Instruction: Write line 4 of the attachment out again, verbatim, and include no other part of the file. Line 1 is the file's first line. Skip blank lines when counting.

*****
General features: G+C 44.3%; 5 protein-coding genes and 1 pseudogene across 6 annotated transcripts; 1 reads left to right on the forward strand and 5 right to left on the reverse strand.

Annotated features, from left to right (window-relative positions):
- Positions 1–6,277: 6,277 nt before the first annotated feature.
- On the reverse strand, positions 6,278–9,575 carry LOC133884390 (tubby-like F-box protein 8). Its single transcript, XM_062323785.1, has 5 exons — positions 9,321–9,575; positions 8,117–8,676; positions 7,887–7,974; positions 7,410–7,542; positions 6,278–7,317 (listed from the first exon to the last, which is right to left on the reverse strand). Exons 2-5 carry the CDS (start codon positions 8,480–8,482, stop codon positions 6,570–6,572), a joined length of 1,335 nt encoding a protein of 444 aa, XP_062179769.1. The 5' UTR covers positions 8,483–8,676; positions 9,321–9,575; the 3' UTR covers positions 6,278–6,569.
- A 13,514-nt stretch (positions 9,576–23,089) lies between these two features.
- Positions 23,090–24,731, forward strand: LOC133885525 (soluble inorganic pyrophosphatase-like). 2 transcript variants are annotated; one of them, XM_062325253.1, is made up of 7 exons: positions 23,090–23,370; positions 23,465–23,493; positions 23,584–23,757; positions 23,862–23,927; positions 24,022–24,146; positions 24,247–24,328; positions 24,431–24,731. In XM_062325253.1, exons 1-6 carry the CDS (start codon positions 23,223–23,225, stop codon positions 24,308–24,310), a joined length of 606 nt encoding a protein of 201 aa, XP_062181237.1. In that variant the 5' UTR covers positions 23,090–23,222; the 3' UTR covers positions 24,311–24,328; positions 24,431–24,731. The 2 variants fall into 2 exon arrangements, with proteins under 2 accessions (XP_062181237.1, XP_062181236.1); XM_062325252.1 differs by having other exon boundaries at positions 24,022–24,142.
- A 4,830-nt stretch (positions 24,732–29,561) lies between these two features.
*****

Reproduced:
- On the reverse strand, positions 6,278–9,575 carry LOC133884390 (tubby-like F-box protein 8). Its single transcript, XM_062323785.1, has 5 exons — positions 9,321–9,575; positions 8,117–8,676; positions 7,887–7,974; positions 7,410–7,542; positions 6,278–7,317 (listed from the first exon to the last, which is right to left on the reverse strand). Exons 2-5 carry the CDS (start codon positions 8,480–8,482, stop codon positions 6,570–6,572), a joined length of 1,335 nt encoding a protein of 444 aa, XP_062179769.1. The 5' UTR covers positions 8,483–8,676; positions 9,321–9,575; the 3' UTR covers positions 6,278–6,569.